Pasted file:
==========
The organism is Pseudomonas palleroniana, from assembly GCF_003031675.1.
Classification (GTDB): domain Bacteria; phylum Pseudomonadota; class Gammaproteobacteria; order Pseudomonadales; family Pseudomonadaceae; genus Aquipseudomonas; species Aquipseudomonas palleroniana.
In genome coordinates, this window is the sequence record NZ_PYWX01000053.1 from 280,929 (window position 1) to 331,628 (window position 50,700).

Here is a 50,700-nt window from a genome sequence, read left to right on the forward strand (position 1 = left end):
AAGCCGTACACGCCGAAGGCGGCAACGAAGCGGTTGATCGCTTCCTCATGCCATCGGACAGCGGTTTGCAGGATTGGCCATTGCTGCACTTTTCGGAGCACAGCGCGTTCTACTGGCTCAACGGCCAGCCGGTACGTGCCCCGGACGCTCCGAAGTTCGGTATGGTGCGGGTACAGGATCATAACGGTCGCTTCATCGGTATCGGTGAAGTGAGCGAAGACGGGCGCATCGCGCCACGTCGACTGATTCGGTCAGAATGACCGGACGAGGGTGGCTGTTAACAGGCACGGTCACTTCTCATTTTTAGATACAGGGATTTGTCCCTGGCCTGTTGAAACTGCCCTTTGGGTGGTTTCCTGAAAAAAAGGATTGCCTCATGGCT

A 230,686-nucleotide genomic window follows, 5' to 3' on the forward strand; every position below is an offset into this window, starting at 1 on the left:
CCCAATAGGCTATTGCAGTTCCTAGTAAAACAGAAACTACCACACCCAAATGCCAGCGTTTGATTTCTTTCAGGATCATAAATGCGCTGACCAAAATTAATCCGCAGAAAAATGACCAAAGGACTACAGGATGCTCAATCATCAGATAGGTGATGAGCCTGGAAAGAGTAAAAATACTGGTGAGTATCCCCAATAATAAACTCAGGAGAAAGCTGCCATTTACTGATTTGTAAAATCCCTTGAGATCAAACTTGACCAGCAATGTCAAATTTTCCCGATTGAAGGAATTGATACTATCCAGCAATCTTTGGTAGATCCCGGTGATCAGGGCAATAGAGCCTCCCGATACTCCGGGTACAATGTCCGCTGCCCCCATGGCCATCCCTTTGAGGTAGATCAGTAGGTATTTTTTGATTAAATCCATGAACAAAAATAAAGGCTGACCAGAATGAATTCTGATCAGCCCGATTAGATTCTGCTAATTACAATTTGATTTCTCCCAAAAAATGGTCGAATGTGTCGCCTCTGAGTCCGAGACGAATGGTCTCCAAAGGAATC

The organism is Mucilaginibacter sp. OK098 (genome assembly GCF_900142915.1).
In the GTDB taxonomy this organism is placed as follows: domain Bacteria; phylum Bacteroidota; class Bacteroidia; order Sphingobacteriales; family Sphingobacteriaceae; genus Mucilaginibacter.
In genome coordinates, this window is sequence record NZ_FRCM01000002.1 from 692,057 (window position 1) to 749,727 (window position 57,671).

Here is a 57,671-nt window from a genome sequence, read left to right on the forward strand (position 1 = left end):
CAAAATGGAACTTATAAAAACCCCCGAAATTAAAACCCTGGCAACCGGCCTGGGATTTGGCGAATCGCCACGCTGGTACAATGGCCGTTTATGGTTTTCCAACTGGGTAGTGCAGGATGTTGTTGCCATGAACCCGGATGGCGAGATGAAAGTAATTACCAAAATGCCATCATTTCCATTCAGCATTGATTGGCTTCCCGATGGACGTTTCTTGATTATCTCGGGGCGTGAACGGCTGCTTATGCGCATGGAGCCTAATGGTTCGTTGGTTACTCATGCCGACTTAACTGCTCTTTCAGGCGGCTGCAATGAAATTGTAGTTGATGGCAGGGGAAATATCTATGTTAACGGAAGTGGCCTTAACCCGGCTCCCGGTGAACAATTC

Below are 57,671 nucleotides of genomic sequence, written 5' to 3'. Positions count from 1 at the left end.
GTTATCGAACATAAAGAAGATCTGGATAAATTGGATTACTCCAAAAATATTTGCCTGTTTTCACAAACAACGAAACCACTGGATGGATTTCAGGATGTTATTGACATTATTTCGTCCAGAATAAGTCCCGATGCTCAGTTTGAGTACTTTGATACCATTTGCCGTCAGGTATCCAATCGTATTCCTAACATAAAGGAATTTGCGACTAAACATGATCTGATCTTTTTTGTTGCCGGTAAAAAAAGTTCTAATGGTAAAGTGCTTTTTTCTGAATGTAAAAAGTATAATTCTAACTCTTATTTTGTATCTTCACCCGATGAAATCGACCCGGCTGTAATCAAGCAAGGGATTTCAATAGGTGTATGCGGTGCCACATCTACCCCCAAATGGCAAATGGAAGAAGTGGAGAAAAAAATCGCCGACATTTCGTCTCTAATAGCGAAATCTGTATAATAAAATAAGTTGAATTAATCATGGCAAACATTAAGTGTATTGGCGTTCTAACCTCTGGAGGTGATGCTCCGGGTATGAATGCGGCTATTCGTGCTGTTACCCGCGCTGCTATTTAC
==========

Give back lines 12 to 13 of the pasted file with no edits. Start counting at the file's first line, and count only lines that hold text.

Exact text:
CAAAATGGAACTTATAAAAACCCCCGAAATTAAAACCCTGGCAACCGGCCTGGGATTTGGCGAATCGCCACGCTGGTACAATGGCCGTTTATGGTTTTCCAACTGGGTAGTGCAGGATGTTGTTGCCATGAACCCGGATGGCGAGATGAAAGTAATTACCAAAATGCCATCATTTCCATTCAGCATTGATTGGCTTCCCGATGGACGTTTCTTGATTATCTCGGGGCGTGAACGGCTGCTTATGCGCATGGAGCCTAATGGTTCGTTGGTTACTCATGCCGACTTAACTGCTCTTTCAGGCGGCTGCAATGAAATTGTAGTTGATGGCAGGGGAAATATCTATGTTAACGGAAGTGGCCTTAACCCGGCTCCCGGTGAACAATTC

Below are 57,671 nucleotides of genomic sequence, written 5' to 3'. Positions count from 1 at the left end.